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3D printing at the CSM Library

Hands-on 3D printing

Get familiar with the software and with setting up and using the printer (use the basic menu, change the filament, etc). Hands on! 

3D software is available on all library computers. We have only 3 printers so "first come, first served" applies. Use this guide to learn about the software and printers beforehand.

Drop in, no registration necessary. Come alone or bring friends!

CHECK THE CALENDAR BELOW FOR DATES/TIME

YOUR .STL FILE: OBJECT SIZE AND PRINT TIME

Once you open an .stl file in the Ultimaker or Makerbot software, you will be able to manipulate the object's size and infill, or check whether the rafts, brims or supports are on (and if not - add them! always!)

We expect you to submit a file for a print which is smaller than the maximum dimensions (see below)

Pay attention to the file's estimated print time - it should not exceed 5 hours.*

  • How to find about the estimated print time?
    • Cura (Ultimaker): during editing, check the top of the screen to see how changes to infill, size, etc. affect the print time.
    • Makerbot: use the "Preview" option (or "Export" -> check the "Preview" option)

* if you are a CSM student and need the 3D print for a class assignment, we will extend the time.

  • Maximum dimensions of the object:
    • Ultimaker 2+:   Length: 8.8"     Width: 8.8"   Depth: 8.1";  build volume: 627 cubic inches
    • MakerBot Replicator 2: Length: 11.2"     Width: 6"    Depth: 6.1"   Diagonal: 12.7; build volume: 410 cubic inches
    • NOTE: you are unlikely to print the maximum size object in the allotted 5 hours ​
  • Resolution and details
    • Ultimaker 2x: from 20 microns (0.02 mm) to 600 microns (0.6 mm) 
    • Makerbot Replicator 2: from 100 (0.1 mm) microns to 340 microns (0.34 mm) 
    • NOTE: the higher resolution, the more detailed the print - the longer the printing time...    

WHAT YOU CAN AND CANNOT DO with CSM Library printers

CAN CANNOT
Convert .stl file to a format the printer recognizes  Create an .stl file
Manipulate the size, precision of the print, etc. of the object before printing – within available parameters (scaling; the thickness of the print/filament) Assure precision and accuracy when scaling and printing the object(s)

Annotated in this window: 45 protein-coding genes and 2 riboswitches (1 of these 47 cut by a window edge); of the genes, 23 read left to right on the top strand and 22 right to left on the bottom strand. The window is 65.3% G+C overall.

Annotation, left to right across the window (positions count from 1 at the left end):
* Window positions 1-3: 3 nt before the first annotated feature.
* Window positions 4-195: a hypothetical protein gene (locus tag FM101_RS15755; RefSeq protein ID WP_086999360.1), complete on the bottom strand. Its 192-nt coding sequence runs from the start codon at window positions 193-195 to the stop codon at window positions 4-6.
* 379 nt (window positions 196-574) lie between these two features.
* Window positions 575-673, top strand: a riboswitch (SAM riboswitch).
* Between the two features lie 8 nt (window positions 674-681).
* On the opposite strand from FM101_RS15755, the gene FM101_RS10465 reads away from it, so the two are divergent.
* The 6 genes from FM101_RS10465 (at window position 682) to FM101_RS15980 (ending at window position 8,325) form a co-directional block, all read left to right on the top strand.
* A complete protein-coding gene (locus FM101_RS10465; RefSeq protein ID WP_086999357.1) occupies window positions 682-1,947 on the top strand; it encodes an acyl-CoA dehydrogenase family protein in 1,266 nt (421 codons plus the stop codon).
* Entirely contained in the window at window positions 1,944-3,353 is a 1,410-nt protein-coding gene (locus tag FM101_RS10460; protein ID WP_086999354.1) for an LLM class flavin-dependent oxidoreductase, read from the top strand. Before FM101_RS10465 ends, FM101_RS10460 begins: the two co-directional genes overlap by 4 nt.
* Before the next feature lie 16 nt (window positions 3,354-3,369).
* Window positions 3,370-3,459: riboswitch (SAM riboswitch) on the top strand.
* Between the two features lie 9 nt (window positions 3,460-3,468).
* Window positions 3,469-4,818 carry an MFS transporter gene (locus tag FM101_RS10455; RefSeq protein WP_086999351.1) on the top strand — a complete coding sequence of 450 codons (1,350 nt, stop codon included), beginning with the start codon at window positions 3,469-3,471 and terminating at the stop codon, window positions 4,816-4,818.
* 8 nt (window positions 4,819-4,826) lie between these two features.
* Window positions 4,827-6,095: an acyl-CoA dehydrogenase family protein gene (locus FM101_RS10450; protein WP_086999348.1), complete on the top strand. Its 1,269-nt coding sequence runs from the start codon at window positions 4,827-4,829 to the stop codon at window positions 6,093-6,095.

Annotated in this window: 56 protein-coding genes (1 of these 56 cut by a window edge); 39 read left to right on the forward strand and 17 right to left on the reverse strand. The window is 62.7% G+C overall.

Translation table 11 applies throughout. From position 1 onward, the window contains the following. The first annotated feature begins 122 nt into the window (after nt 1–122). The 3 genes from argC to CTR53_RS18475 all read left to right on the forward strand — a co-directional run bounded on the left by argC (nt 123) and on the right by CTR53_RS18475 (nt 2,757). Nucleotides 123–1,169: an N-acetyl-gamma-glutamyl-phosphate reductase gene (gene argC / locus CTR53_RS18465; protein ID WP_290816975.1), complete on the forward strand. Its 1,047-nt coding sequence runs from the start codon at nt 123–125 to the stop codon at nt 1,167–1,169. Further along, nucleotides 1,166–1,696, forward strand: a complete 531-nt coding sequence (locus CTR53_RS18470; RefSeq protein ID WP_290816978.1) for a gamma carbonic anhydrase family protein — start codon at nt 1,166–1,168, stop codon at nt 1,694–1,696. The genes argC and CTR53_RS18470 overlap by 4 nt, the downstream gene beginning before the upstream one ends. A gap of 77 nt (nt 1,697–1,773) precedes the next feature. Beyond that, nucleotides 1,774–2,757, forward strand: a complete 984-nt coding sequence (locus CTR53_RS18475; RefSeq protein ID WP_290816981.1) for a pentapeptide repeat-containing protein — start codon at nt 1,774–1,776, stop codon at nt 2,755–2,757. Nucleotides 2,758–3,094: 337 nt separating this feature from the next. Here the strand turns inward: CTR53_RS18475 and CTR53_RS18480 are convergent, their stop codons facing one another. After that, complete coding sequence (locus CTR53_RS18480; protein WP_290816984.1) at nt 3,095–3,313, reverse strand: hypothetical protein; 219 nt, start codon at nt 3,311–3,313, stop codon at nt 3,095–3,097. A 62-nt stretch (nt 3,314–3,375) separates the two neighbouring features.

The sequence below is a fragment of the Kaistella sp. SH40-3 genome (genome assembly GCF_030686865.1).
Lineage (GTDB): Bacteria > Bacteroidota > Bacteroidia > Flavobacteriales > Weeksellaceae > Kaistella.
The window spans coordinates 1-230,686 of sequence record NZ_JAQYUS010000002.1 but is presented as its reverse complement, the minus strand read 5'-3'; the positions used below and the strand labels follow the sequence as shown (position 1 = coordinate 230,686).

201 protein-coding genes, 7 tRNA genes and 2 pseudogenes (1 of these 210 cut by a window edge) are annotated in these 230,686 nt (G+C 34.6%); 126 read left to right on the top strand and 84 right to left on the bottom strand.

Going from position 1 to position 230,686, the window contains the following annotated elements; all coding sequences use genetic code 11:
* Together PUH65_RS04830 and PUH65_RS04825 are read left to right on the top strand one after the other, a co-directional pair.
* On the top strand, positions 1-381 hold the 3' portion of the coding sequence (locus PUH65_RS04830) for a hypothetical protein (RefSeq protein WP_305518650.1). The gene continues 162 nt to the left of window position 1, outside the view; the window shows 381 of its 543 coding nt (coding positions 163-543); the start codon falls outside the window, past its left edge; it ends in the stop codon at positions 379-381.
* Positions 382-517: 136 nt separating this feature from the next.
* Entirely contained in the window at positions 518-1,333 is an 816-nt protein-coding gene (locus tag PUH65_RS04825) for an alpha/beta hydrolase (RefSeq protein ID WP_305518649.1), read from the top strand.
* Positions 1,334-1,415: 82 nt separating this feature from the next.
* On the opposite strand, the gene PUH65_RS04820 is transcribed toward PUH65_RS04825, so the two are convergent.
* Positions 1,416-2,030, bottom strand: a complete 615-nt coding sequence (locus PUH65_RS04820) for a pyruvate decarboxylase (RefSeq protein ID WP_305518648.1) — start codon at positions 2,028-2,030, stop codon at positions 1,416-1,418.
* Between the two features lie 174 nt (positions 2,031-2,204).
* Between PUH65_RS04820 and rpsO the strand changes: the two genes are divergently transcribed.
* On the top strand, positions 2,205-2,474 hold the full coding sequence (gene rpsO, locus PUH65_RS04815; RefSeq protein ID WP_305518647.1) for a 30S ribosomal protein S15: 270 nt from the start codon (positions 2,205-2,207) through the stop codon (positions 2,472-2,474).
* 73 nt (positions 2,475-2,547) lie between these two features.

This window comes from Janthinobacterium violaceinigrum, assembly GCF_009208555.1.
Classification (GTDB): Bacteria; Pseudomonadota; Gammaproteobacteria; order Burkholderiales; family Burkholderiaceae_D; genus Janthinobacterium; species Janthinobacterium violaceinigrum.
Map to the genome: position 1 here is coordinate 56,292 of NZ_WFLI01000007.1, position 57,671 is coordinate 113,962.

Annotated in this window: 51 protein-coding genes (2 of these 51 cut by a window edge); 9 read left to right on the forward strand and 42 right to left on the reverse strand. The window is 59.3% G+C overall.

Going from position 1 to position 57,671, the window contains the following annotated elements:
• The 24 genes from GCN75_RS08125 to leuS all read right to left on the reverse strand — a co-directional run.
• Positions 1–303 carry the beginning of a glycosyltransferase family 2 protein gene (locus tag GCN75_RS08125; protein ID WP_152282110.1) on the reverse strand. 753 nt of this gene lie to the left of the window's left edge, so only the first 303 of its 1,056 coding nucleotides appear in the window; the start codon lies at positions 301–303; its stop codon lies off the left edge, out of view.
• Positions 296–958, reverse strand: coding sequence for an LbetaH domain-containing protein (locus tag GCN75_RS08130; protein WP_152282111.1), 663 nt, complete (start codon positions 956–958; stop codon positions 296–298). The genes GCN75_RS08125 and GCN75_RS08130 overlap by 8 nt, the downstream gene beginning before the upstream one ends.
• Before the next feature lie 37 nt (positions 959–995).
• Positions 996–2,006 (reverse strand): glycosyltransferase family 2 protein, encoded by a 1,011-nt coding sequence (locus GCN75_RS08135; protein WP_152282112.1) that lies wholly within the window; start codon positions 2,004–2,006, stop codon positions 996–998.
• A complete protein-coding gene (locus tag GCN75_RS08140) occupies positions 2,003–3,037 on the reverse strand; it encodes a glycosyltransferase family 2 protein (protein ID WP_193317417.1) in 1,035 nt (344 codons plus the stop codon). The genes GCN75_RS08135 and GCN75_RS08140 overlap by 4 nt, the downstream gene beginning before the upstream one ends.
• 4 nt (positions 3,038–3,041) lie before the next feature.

Cannot change the shape of the object represented in the .stl file
Print multiple parts and multiple copies of the parts (all must fit onto the plate) Cannot divide the objects into parts

 

THE BASICS (reminders, really)

  • We accept only .stl files
  • The library staff will check the print parameters (e.g. size) on all files.
  • We cannot guarantee confidentiality of designs or specific delivery times.
  • We cannot guarantee precise tolerances (or fitting of multi-part object).
  • We might post the photos of your prints on Instagram.

ABOUT FILAMENTS WE USE

PLA: biodegradable (made from plants), lower melting temperature, less fumes...

WHAT TO EXPECT AT THE DROP-IN

At the one-on-one:

Bring your file or know where to find it. If this is your first encounter with 3D, do have a look at this guide, including the "Where do I find.." page. You might want to come a bit earlier to select a file from a free repository, e.g. Thingiverse.

Expect to spend at the least 1/2 hour learning the software interface, and manipulating and saving the file for printing. If a printer is available and time allows, we will start your print right away - your help in setting and running the printer is expected (easy stuff)! Setting the printer might take another 15 minutes or so. We will email you when the print is ready.

WHAT IS...

  • ​Infill is a mesh-like pattern that fills the object. Infill of the object usually varies between 10% (e.g. for a display model) to 50% (e.g. usable tool or part); note that the full range is 0% or "no fill" (hollow) to 100% or solid. We do not guarantee model's durability or stability. 
  • Raft is a horizontal latticework that is built under your print and helps adhesion to the buildplate. We strongly recommend using rafts - or brims (think: brim of a hat) as both help to stabilize the print.
  • Supports support overhangs. There you have it. Make sure you say "yes" to supports (check the box). There are relatively easy to remove afterwards. You are responsible for removing them.
  • Shell is an outline or outer perimeter wall of your object. Used with a number (e.g. 3 shells, 4 shells) describes the thickness of the wall ( number of shell times the nozzle diameter)
  • For more terminology, use the links below:

WOULD YOU LIKE TO LEARN MORE?